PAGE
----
Shake Shack Inc (NYSE:SHAK) shares are getting shaken again.
After hours on Monday, the stock slipped 5% on a secondary offering, as the six-month lockup period after the IPO expired. On Tuesday, however, the stock recovered those losses and finished the session up nearly 7%. Even after a 6% decline on Friday, Shake Shack shares ended the week with big gains. Clearly, euphoria remains for shares of the gourmet burger chain, and there are a number of reasons why.
The brand has a cult-like following that's virtually unmatched in the industry. Shake Shack's following on social media sites like Instagram rivals that of the most well-established fast-food brands despite having only a fraction of their stores. Its average unit volume of $4.5 million towers over its peers. By comparison, No. 2 Chick-Fil-A brings in about $3 million in sales per store. And Shake Shack founder Danny Meyer literally wrote the book on restaurant hospitality.
Shake Shack certainly has its fans, but that alone does not a great stock make. McDonald's, by far the most valuable restaurant chain in the world, has over 35,000 locations, while Shake Shack had only 66 as of the end of April -- and only half of those are company-owned.
In order to be the stock market giant its adherents hope it will be, the company will have to grow many times over, and along the way it must transition from being a boutique brand to a mainstream one.
Shake Shack today
The burger chain's buzz owes in part to its genesis in Manhattan, a tourism mecca. For years, it had just one location in Madison Square Park that consistently received hordes of visitors and the long lines that go with it.
As Shake Shack has expanded, it's found that its Manhattan locations have been significantly more profitable than stores outside New York. In fiscal year 2013, Manhattan Shacks delivered an average operating profit of $2.2 million while non-Manhattan Shacks brought in an average of $840,000.
However, profit from Shacks outside of Manhattan will be key going forward as domestic growth will come from non-Manhattan Shacks. Ultimately, the company's management expects to open at least 450 locations nationwide.
The Krispy Kreme trap
In the early 2000's, Krispy Kreme shares were soaring, up 840% from its IPO thanks to big expansion plans, as it hoped to triple its number of stores in North America to 825. However, a combination of overextending the brand by selling donuts in supermarkets, a lack of support for franchisees, and shifting consumer tastes caused the stock to sink more than 90% from its peak as losses piled up.
The lesson for Shake Shack and other hot brands seems to be that consumer tastes can be fickle and over-expansion can kill buzz. As the company loses its scarcity, it will have to work hard to retain its appeal.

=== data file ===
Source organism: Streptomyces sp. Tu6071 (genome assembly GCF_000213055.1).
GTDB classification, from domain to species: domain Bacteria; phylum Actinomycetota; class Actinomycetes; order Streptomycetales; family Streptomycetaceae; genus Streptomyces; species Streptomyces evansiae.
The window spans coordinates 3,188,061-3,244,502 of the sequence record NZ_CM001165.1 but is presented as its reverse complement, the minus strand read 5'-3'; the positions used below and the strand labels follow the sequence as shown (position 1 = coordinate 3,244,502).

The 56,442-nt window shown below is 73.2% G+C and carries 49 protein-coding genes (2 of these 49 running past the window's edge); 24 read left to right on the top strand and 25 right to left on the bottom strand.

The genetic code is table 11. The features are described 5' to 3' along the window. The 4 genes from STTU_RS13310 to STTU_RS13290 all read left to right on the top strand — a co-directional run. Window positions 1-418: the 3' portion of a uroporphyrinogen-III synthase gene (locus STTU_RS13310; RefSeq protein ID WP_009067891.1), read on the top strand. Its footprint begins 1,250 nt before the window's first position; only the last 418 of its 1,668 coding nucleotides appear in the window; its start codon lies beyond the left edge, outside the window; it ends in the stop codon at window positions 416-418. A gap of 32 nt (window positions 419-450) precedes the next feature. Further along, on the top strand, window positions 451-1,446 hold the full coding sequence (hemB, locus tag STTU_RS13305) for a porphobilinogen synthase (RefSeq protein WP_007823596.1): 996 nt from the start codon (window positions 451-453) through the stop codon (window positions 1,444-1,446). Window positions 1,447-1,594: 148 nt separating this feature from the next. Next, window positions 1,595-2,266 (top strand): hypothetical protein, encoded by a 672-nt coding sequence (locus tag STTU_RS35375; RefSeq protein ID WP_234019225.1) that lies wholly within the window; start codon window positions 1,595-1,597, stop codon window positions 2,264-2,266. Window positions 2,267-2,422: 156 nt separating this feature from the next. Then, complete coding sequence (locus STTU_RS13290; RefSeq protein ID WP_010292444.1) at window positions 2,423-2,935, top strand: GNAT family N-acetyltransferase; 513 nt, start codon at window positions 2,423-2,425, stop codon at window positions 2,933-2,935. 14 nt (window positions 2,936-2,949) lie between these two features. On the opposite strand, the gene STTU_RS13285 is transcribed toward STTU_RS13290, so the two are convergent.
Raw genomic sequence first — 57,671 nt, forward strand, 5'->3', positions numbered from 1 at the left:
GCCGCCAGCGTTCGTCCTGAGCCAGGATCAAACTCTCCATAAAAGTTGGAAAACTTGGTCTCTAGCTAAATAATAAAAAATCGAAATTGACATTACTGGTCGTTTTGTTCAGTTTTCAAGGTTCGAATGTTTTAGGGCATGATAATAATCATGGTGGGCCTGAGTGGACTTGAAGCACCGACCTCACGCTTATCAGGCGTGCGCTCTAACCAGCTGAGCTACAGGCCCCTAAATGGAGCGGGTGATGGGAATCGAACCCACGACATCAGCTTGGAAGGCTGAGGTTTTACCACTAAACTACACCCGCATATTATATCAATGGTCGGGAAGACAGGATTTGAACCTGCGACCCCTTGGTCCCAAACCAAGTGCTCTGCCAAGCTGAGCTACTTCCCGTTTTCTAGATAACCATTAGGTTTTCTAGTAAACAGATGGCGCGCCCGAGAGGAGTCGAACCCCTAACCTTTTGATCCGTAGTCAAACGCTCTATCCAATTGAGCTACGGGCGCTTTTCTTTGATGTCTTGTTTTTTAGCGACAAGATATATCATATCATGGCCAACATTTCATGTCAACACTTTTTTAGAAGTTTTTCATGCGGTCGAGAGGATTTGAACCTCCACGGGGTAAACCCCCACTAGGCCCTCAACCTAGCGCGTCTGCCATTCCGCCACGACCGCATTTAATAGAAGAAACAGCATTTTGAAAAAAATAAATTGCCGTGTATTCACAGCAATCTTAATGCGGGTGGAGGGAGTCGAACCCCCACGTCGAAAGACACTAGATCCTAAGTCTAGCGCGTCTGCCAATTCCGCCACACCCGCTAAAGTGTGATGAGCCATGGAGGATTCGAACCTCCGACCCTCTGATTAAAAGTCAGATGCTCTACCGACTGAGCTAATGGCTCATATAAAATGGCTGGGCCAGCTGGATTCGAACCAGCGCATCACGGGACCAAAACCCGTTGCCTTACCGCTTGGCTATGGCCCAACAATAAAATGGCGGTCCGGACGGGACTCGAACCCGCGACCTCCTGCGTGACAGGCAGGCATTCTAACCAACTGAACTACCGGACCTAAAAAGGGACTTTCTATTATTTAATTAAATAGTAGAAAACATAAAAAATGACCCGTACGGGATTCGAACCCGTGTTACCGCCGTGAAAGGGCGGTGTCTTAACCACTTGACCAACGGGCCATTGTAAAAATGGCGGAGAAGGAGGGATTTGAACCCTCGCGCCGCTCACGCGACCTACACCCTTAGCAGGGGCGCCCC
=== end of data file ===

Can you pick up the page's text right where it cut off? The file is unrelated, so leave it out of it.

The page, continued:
These days, burgers are trendy, and Shake Shack isn't the only better-burger chain gunning for growth. Five Guys jumped from just a dozen locations to over 1,000 in a decade. Smashburger now has more than 300 outlets and is growing fast, while fellow IPO Habit Restaurants also has big burger ambitions.
So far, Shake Shack is managing its expansion appropriately, growing at a measured pace, adding just 10 new domestic stores a year, carefully selecting sites and customizing them, and ensuring that the brand is curated.
Where the company is headed
At the current rate of expansion, hitting 450 stores will take more than a decade, but if the company reaches the mark, here's how the financials could play out.
If Shake Shack is able to maintain strong average unit volumes of around $4 million at that point in time, it would get $1.8 billion in revenue from the domestic company-operated segment. At a reasonable restaurant-level operating margin of 25%, that would generate $450 million in operating profit.
Depending on how well the company controls general and administrative expenses, the remaining operating profit could be anywhere from $200 million-$300 million, leaving the company with approximately $140 million-$210 million in net income (after taxes), plus the profit from internationally licensed Shacks.
That leaves a modest upside for the stock at its current market cap of $2.1 billion. Of course, there could be room for more than 450 restaurants in the long run. But management will have to execute on the expansion plan and preserve its brand strength along with it.
So far, it's working, as same-store sales jumped 11.7% last quarter. Keep an eye on that figure as well as average unit volumes. If those keep moving higher, that will be a sign of success in Shake Shack's growth, but any weakness could spell trouble for the stock. Like Shake Shack's loyal customers, investors are expecting only the best.